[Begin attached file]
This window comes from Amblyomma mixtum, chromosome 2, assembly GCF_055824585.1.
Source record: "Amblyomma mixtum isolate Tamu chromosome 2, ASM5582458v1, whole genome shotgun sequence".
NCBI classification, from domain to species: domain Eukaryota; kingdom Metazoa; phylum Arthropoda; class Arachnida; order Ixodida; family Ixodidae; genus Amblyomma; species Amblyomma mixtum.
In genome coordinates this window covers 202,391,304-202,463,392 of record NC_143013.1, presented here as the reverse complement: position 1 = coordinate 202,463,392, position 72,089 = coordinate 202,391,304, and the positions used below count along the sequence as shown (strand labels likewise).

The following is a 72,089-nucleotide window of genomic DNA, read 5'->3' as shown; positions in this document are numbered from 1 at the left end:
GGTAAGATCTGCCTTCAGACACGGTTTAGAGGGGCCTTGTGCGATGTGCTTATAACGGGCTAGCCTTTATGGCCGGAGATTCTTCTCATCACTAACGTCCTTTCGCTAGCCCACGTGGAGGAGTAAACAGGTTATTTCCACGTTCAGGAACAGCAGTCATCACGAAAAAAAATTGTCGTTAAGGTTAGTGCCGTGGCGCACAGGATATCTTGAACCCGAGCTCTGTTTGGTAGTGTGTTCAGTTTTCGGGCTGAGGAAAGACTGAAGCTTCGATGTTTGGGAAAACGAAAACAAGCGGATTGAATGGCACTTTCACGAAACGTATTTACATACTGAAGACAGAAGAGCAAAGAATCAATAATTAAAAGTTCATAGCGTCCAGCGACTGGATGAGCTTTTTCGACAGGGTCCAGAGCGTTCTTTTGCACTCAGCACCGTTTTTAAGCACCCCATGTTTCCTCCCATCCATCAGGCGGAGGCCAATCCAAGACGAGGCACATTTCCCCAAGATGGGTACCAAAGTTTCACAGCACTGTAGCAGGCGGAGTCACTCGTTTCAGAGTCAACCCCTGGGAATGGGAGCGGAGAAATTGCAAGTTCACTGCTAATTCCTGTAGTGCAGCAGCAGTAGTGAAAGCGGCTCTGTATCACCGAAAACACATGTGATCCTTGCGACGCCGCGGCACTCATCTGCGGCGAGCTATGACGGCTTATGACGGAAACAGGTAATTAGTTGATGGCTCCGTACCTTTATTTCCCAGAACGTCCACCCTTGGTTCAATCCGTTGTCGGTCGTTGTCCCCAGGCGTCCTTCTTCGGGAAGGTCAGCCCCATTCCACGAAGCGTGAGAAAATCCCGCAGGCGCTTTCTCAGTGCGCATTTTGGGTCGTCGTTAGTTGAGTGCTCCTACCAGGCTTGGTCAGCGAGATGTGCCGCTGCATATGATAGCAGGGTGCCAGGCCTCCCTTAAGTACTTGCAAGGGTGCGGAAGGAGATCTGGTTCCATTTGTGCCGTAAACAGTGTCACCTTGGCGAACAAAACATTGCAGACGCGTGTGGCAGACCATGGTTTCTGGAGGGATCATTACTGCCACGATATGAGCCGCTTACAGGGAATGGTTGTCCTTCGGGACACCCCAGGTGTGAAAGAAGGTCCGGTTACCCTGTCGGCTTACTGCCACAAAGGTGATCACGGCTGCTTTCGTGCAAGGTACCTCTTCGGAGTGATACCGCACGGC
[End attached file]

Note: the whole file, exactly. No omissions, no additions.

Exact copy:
This window comes from Amblyomma mixtum, chromosome 2, assembly GCF_055824585.1.
Source record: "Amblyomma mixtum isolate Tamu chromosome 2, ASM5582458v1, whole genome shotgun sequence".
NCBI classification, from domain to species: domain Eukaryota; kingdom Metazoa; phylum Arthropoda; class Arachnida; order Ixodida; family Ixodidae; genus Amblyomma; species Amblyomma mixtum.
In genome coordinates this window covers 202,391,304-202,463,392 of record NC_143013.1, presented here as the reverse complement: position 1 = coordinate 202,463,392, position 72,089 = coordinate 202,391,304, and the positions used below count along the sequence as shown (strand labels likewise).

The following is a 72,089-nucleotide window of genomic DNA, read 5'->3' as shown; positions in this document are numbered from 1 at the left end:
GGTAAGATCTGCCTTCAGACACGGTTTAGAGGGGCCTTGTGCGATGTGCTTATAACGGGCTAGCCTTTATGGCCGGAGATTCTTCTCATCACTAACGTCCTTTCGCTAGCCCACGTGGAGGAGTAAACAGGTTATTTCCACGTTCAGGAACAGCAGTCATCACGAAAAAAAATTGTCGTTAAGGTTAGTGCCGTGGCGCACAGGATATCTTGAACCCGAGCTCTGTTTGGTAGTGTGTTCAGTTTTCGGGCTGAGGAAAGACTGAAGCTTCGATGTTTGGGAAAACGAAAACAAGCGGATTGAATGGCACTTTCACGAAACGTATTTACATACTGAAGACAGAAGAGCAAAGAATCAATAATTAAAAGTTCATAGCGTCCAGCGACTGGATGAGCTTTTTCGACAGGGTCCAGAGCGTTCTTTTGCACTCAGCACCGTTTTTAAGCACCCCATGTTTCCTCCCATCCATCAGGCGGAGGCCAATCCAAGACGAGGCACATTTCCCCAAGATGGGTACCAAAGTTTCACAGCACTGTAGCAGGCGGAGTCACTCGTTTCAGAGTCAACCCCTGGGAATGGGAGCGGAGAAATTGCAAGTTCACTGCTAATTCCTGTAGTGCAGCAGCAGTAGTGAAAGCGGCTCTGTATCACCGAAAACACATGTGATCCTTGCGACGCCGCGGCACTCATCTGCGGCGAGCTATGACGGCTTATGACGGAAACAGGTAATTAGTTGATGGCTCCGTACCTTTATTTCCCAGAACGTCCACCCTTGGTTCAATCCGTTGTCGGTCGTTGTCCCCAGGCGTCCTTCTTCGGGAAGGTCAGCCCCATTCCACGAAGCGTGAGAAAATCCCGCAGGCGCTTTCTCAGTGCGCATTTTGGGTCGTCGTTAGTTGAGTGCTCCTACCAGGCTTGGTCAGCGAGATGTGCCGCTGCATATGATAGCAGGGTGCCAGGCCTCCCTTAAGTACTTGCAAGGGTGCGGAAGGAGATCTGGTTCCATTTGTGCCGTAAACAGTGTCACCTTGGCGAACAAAACATTGCAGACGCGTGTGGCAGACCATGGTTTCTGGAGGGATCATTACTGCCACGATATGAGCCGCTTACAGGGAATGGTTGTCCTTCGGGACACCCCAGGTGTGAAAGAAGGTCCGGTTACCCTGTCGGCTTACTGCCACAAAGGTGATCACGGCTGCTTTCGTGCAAGGTACCTCTTCGGAGTGATACCGCACGGC